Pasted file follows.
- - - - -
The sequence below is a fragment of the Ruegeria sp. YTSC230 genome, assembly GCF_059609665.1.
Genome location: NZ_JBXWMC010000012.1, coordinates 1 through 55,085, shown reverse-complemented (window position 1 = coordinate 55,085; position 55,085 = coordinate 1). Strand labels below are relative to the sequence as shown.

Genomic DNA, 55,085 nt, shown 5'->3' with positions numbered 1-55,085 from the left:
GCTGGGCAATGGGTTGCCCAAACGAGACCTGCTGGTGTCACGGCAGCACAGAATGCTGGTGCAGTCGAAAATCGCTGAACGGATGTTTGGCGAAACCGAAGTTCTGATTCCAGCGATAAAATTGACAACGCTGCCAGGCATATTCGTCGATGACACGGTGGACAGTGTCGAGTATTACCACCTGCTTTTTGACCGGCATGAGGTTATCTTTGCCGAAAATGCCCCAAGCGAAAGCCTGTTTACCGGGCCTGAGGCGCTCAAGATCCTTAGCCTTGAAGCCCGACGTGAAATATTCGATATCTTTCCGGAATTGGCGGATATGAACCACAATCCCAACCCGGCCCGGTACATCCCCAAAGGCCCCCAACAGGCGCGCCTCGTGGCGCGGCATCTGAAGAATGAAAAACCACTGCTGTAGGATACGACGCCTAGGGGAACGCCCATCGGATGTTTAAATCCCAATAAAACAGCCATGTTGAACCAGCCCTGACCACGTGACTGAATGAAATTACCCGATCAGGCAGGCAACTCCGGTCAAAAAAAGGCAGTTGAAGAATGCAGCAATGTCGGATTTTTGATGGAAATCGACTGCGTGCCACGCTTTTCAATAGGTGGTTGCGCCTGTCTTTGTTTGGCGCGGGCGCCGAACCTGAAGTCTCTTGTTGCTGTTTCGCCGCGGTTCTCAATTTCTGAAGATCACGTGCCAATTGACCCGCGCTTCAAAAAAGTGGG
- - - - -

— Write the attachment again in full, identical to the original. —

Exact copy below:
The sequence below is a fragment of the Ruegeria sp. YTSC230 genome, assembly GCF_059609665.1.
Genome location: NZ_JBXWMC010000012.1, coordinates 1 through 55,085, shown reverse-complemented (window position 1 = coordinate 55,085; position 55,085 = coordinate 1). Strand labels below are relative to the sequence as shown.

Genomic DNA, 55,085 nt, shown 5'->3' with positions numbered 1-55,085 from the left:
GCTGGGCAATGGGTTGCCCAAACGAGACCTGCTGGTGTCACGGCAGCACAGAATGCTGGTGCAGTCGAAAATCGCTGAACGGATGTTTGGCGAAACCGAAGTTCTGATTCCAGCGATAAAATTGACAACGCTGCCAGGCATATTCGTCGATGACACGGTGGACAGTGTCGAGTATTACCACCTGCTTTTTGACCGGCATGAGGTTATCTTTGCCGAAAATGCCCCAAGCGAAAGCCTGTTTACCGGGCCTGAGGCGCTCAAGATCCTTAGCCTTGAAGCCCGACGTGAAATATTCGATATCTTTCCGGAATTGGCGGATATGAACCACAATCCCAACCCGGCCCGGTACATCCCCAAAGGCCCCCAACAGGCGCGCCTCGTGGCGCGGCATCTGAAGAATGAAAAACCACTGCTGTAGGATACGACGCCTAGGGGAACGCCCATCGGATGTTTAAATCCCAATAAAACAGCCATGTTGAACCAGCCCTGACCACGTGACTGAATGAAATTACCCGATCAGGCAGGCAACTCCGGTCAAAAAAAGGCAGTTGAAGAATGCAGCAATGTCGGATTTTTGATGGAAATCGACTGCGTGCCACGCTTTTCAATAGGTGGTTGCGCCTGTCTTTGTTTGGCGCGGGCGCCGAACCTGAAGTCTCTTGTTGCTGTTTCGCCGCGGTTCTCAATTTCTGAAGATCACGTGCCAATTGACCCGCGCTTCAAAAAAGTGGG